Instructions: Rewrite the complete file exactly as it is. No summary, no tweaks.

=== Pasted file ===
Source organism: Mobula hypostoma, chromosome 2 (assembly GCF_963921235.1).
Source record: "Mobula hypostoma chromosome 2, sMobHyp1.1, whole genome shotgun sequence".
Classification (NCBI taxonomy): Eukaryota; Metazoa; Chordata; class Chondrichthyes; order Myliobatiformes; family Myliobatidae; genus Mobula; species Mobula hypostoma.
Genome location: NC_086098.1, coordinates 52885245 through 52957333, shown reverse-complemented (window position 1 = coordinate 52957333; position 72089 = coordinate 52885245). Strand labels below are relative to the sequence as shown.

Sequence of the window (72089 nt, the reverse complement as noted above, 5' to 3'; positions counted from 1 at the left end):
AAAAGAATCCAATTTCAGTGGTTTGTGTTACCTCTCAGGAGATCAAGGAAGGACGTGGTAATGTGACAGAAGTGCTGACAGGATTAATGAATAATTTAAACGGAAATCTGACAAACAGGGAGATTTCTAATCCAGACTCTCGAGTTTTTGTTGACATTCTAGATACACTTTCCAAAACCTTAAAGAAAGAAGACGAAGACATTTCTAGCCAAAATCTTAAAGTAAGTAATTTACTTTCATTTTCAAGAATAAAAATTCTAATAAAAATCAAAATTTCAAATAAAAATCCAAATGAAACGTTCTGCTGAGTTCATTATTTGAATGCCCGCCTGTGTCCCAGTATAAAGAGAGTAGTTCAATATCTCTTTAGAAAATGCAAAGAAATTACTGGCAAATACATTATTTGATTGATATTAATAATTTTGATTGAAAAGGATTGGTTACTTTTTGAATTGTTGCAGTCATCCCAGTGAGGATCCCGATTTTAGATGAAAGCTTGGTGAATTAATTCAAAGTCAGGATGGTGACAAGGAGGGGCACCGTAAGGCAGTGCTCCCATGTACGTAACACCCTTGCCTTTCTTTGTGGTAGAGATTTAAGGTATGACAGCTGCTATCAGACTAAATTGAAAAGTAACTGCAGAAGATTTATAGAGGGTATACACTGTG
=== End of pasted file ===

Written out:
Source organism: Mobula hypostoma, chromosome 2 (assembly GCF_963921235.1).
Source record: "Mobula hypostoma chromosome 2, sMobHyp1.1, whole genome shotgun sequence".
Classification (NCBI taxonomy): Eukaryota; Metazoa; Chordata; class Chondrichthyes; order Myliobatiformes; family Myliobatidae; genus Mobula; species Mobula hypostoma.
Genome location: NC_086098.1, coordinates 52885245 through 52957333, shown reverse-complemented (window position 1 = coordinate 52957333; position 72089 = coordinate 52885245). Strand labels below are relative to the sequence as shown.

Sequence of the window (72089 nt, the reverse complement as noted above, 5' to 3'; positions counted from 1 at the left end):
AAAAGAATCCAATTTCAGTGGTTTGTGTTACCTCTCAGGAGATCAAGGAAGGACGTGGTAATGTGACAGAAGTGCTGACAGGATTAATGAATAATTTAAACGGAAATCTGACAAACAGGGAGATTTCTAATCCAGACTCTCGAGTTTTTGTTGACATTCTAGATACACTTTCCAAAACCTTAAAGAAAGAAGACGAAGACATTTCTAGCCAAAATCTTAAAGTAAGTAATTTACTTTCATTTTCAAGAATAAAAATTCTAATAAAAATCAAAATTTCAAATAAAAATCCAAATGAAACGTTCTGCTGAGTTCATTATTTGAATGCCCGCCTGTGTCCCAGTATAAAGAGAGTAGTTCAATATCTCTTTAGAAAATGCAAAGAAATTACTGGCAAATACATTATTTGATTGATATTAATAATTTTGATTGAAAAGGATTGGTTACTTTTTGAATTGTTGCAGTCATCCCAGTGAGGATCCCGATTTTAGATGAAAGCTTGGTGAATTAATTCAAAGTCAGGATGGTGACAAGGAGGGGCACCGTAAGGCAGTGCTCCCATGTACGTAACACCCTTGCCTTTCTTTGTGGTAGAGATTTAAGGTATGACAGCTGCTATCAGACTAAATTGAAAAGTAACTGCAGAAGATTTATAGAGGGTATACACTGTG